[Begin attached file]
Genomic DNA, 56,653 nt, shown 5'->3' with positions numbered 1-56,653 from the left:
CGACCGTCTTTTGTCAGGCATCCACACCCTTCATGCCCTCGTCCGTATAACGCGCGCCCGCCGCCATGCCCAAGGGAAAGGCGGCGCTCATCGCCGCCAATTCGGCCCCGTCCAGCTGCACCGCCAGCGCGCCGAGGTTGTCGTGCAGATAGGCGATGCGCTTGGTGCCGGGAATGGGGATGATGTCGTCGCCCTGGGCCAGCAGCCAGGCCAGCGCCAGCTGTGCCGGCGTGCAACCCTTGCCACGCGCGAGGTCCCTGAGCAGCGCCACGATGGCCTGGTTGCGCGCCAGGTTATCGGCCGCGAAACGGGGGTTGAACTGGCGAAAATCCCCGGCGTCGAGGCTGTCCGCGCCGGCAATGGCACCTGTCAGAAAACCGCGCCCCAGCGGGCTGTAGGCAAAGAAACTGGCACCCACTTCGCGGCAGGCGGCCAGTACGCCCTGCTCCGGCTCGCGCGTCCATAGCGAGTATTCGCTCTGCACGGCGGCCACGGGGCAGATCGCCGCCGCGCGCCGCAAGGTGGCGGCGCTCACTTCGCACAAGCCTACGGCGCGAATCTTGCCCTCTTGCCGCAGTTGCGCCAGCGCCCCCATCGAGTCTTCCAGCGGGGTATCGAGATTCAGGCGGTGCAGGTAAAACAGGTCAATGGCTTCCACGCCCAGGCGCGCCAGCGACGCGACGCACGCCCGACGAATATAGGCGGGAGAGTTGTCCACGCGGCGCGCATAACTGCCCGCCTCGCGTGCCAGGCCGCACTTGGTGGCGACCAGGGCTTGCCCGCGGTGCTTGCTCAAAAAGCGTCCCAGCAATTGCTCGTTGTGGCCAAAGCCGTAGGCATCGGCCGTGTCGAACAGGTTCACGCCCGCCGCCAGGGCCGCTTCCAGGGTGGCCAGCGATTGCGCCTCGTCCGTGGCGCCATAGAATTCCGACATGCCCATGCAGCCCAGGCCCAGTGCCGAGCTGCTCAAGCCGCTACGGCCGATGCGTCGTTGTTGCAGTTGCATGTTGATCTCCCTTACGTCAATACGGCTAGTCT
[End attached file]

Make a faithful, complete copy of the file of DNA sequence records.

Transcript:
Genomic DNA, 56,653 nt, shown 5'->3' with positions numbered 1-56,653 from the left:
CGACCGTCTTTTGTCAGGCATCCACACCCTTCATGCCCTCGTCCGTATAACGCGCGCCCGCCGCCATGCCCAAGGGAAAGGCGGCGCTCATCGCCGCCAATTCGGCCCCGTCCAGCTGCACCGCCAGCGCGCCGAGGTTGTCGTGCAGATAGGCGATGCGCTTGGTGCCGGGAATGGGGATGATGTCGTCGCCCTGGGCCAGCAGCCAGGCCAGCGCCAGCTGTGCCGGCGTGCAACCCTTGCCACGCGCGAGGTCCCTGAGCAGCGCCACGATGGCCTGGTTGCGCGCCAGGTTATCGGCCGCGAAACGGGGGTTGAACTGGCGAAAATCCCCGGCGTCGAGGCTGTCCGCGCCGGCAATGGCACCTGTCAGAAAACCGCGCCCCAGCGGGCTGTAGGCAAAGAAACTGGCACCCACTTCGCGGCAGGCGGCCAGTACGCCCTGCTCCGGCTCGCGCGTCCATAGCGAGTATTCGCTCTGCACGGCGGCCACGGGGCAGATCGCCGCCGCGCGCCGCAAGGTGGCGGCGCTCACTTCGCACAAGCCTACGGCGCGAATCTTGCCCTCTTGCCGCAGTTGCGCCAGCGCCCCCATCGAGTCTTCCAGCGGGGTATCGAGATTCAGGCGGTGCAGGTAAAACAGGTCAATGGCTTCCACGCCCAGGCGCGCCAGCGACGCGACGCACGCCCGACGAATATAGGCGGGAGAGTTGTCCACGCGGCGCGCATAACTGCCCGCCTCGCGTGCCAGGCCGCACTTGGTGGCGACCAGGGCTTGCCCGCGGTGCTTGCTCAAAAAGCGTCCCAGCAATTGCTCGTTGTGGCCAAAGCCGTAGGCATCGGCCGTGTCGAACAGGTTCACGCCCGCCGCCAGGGCCGCTTCCAGGGTGGCCAGCGATTGCGCCTCGTCCGTGGCGCCATAGAATTCCGACATGCCCATGCAGCCCAGGCCCAGTGCCGAGCTGCTCAAGCCGCTACGGCCGATGCGTCGTTGTTGCAGTTGCATGTTGATCTCCCTTACGTCAATACGGCTAGTCT